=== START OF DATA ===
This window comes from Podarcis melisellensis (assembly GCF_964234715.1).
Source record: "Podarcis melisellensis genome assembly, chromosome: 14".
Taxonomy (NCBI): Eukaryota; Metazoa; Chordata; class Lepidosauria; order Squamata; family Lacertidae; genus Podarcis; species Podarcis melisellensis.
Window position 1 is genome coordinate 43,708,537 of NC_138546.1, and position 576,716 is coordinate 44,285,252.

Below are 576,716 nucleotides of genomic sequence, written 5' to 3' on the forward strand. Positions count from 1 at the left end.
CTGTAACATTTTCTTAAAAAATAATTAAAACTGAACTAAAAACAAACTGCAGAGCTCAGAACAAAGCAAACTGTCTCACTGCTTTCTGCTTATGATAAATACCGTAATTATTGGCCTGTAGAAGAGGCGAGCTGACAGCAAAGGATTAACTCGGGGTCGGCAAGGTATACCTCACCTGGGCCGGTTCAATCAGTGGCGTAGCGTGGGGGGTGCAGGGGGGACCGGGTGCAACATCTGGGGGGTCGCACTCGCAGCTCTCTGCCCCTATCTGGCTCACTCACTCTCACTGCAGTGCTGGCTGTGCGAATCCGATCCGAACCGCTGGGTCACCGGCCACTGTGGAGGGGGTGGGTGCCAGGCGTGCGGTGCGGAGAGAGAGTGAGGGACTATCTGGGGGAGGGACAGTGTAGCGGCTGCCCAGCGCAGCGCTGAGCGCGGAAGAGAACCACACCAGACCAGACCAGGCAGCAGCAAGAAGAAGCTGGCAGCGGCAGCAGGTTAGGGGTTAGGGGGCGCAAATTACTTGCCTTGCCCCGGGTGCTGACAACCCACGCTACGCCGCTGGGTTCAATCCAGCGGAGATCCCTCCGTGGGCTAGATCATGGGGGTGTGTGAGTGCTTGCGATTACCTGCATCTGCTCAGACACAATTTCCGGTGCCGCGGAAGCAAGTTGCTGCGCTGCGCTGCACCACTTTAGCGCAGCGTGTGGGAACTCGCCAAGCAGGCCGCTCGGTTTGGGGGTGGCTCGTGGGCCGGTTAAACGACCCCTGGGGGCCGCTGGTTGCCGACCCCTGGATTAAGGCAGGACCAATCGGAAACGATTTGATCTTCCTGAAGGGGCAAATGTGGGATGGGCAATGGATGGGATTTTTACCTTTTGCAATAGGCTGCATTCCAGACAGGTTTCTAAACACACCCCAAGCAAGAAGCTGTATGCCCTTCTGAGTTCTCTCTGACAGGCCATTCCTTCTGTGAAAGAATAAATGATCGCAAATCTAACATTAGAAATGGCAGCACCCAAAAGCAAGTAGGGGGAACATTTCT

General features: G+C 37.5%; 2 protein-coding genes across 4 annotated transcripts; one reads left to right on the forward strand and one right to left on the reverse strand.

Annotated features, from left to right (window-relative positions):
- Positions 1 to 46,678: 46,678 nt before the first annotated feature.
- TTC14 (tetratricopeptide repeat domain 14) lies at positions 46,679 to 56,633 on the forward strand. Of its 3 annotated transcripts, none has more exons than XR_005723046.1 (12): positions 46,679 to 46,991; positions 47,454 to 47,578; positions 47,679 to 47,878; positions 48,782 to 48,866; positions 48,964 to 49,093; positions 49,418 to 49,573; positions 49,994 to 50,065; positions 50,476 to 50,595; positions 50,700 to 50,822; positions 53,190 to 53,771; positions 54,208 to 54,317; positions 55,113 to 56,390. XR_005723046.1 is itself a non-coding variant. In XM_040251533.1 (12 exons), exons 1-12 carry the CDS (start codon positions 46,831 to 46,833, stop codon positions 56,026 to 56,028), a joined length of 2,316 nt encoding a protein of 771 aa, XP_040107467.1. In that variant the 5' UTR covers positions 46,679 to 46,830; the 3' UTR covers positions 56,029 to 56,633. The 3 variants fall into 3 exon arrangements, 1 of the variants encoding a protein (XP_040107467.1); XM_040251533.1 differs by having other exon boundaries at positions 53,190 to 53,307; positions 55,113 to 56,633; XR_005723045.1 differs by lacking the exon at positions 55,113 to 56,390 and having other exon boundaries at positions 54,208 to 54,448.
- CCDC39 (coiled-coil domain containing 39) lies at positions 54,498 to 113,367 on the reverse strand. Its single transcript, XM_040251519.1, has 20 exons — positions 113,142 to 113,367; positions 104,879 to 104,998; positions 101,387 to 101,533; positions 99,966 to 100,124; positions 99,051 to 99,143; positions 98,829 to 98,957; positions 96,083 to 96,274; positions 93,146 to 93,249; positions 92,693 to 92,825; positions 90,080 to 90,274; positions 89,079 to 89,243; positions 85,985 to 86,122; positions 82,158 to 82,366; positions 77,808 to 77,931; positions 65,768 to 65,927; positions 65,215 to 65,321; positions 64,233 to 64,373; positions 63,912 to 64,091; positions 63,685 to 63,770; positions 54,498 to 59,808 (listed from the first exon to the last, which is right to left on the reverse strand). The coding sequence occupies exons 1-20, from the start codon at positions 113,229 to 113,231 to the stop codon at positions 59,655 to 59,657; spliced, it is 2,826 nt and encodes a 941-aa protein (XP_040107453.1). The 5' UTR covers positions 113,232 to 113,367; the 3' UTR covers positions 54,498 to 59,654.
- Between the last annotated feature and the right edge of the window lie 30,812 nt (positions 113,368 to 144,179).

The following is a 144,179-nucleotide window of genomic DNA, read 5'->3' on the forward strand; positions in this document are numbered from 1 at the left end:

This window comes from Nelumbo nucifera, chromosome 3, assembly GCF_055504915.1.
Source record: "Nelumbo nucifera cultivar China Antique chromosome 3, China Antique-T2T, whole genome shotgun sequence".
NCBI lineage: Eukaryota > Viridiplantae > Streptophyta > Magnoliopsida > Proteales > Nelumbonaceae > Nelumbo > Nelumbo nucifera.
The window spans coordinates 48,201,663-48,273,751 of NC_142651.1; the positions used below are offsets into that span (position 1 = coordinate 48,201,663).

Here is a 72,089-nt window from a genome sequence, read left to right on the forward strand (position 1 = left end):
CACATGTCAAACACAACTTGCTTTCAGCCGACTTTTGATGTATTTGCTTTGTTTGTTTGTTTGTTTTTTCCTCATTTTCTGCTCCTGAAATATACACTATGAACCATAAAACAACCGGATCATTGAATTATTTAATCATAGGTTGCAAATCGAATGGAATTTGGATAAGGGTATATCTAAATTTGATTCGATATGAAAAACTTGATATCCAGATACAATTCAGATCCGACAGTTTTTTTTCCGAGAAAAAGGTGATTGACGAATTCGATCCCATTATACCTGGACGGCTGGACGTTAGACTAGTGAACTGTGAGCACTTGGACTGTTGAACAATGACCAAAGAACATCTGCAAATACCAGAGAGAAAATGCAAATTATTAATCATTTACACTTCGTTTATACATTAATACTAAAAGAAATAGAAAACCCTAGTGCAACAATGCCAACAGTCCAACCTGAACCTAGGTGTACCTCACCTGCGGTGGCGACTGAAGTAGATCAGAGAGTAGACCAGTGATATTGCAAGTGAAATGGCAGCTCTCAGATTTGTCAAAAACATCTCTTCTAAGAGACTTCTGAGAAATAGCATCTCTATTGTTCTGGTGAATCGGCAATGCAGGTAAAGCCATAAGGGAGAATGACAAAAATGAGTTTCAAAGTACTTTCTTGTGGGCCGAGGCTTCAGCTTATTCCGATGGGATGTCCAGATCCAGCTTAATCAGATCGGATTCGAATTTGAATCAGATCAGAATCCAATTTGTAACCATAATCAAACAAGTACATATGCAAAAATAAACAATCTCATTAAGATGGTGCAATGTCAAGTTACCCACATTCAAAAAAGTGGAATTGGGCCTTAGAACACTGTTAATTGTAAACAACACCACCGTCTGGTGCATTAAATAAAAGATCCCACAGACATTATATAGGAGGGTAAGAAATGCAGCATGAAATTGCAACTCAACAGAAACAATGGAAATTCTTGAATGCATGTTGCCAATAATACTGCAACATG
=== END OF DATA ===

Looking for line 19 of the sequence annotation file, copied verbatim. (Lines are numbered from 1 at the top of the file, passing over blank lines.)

CACATGTCAAACACAACTTGCTTTCAGCCGACTTTTGATGTATTTGCTTTGTTTGTTTGTTTGTTTTTTCCTCATTTTCTGCTCCTGAAATATACACTATGAACCATAAAACAACCGGATCATTGAATTATTTAATCATAGGTTGCAAATCGAATGGAATTTGGATAAGGGTATATCTAAATTTGATTCGATATGAAAAACTTGATATCCAGATACAATTCAGATCCGACAGTTTTTTTTCCGAGAAAAAGGTGATTGACGAATTCGATCCCATTATACCTGGACGGCTGGACGTTAGACTAGTGAACTGTGAGCACTTGGACTGTTGAACAATGACCAAAGAACATCTGCAAATACCAGAGAGAAAATGCAAATTATTAATCATTTACACTTCGTTTATACATTAATACTAAAAGAAATAGAAAACCCTAGTGCAACAATGCCAACAGTCCAACCTGAACCTAGGTGTACCTCACCTGCGGTGGCGACTGAAGTAGATCAGAGAGTAGACCAGTGATATTGCAAGTGAAATGGCAGCTCTCAGATTTGTCAAAAACATCTCTTCTAAGAGACTTCTGAGAAATAGCATCTCTATTGTTCTGGTGAATCGGCAATGCAGGTAAAGCCATAAGGGAGAATGACAAAAATGAGTTTCAAAGTACTTTCTTGTGGGCCGAGGCTTCAGCTTATTCCGATGGGATGTCCAGATCCAGCTTAATCAGATCGGATTCGAATTTGAATCAGATCAGAATCCAATTTGTAACCATAATCAAACAAGTACATATGCAAAAATAAACAATCTCATTAAGATGGTGCAATGTCAAGTTACCCACATTCAAAAAAGTGGAATTGGGCCTTAGAACACTGTTAATTGTAAACAACACCACCGTCTGGTGCATTAAATAAAAGATCCCACAGACATTATATAGGAGGGTAAGAAATGCAGCATGAAATTGCAACTCAACAGAAACAATGGAAATTCTTGAATGCATGTTGCCAATAATACTGCAACATG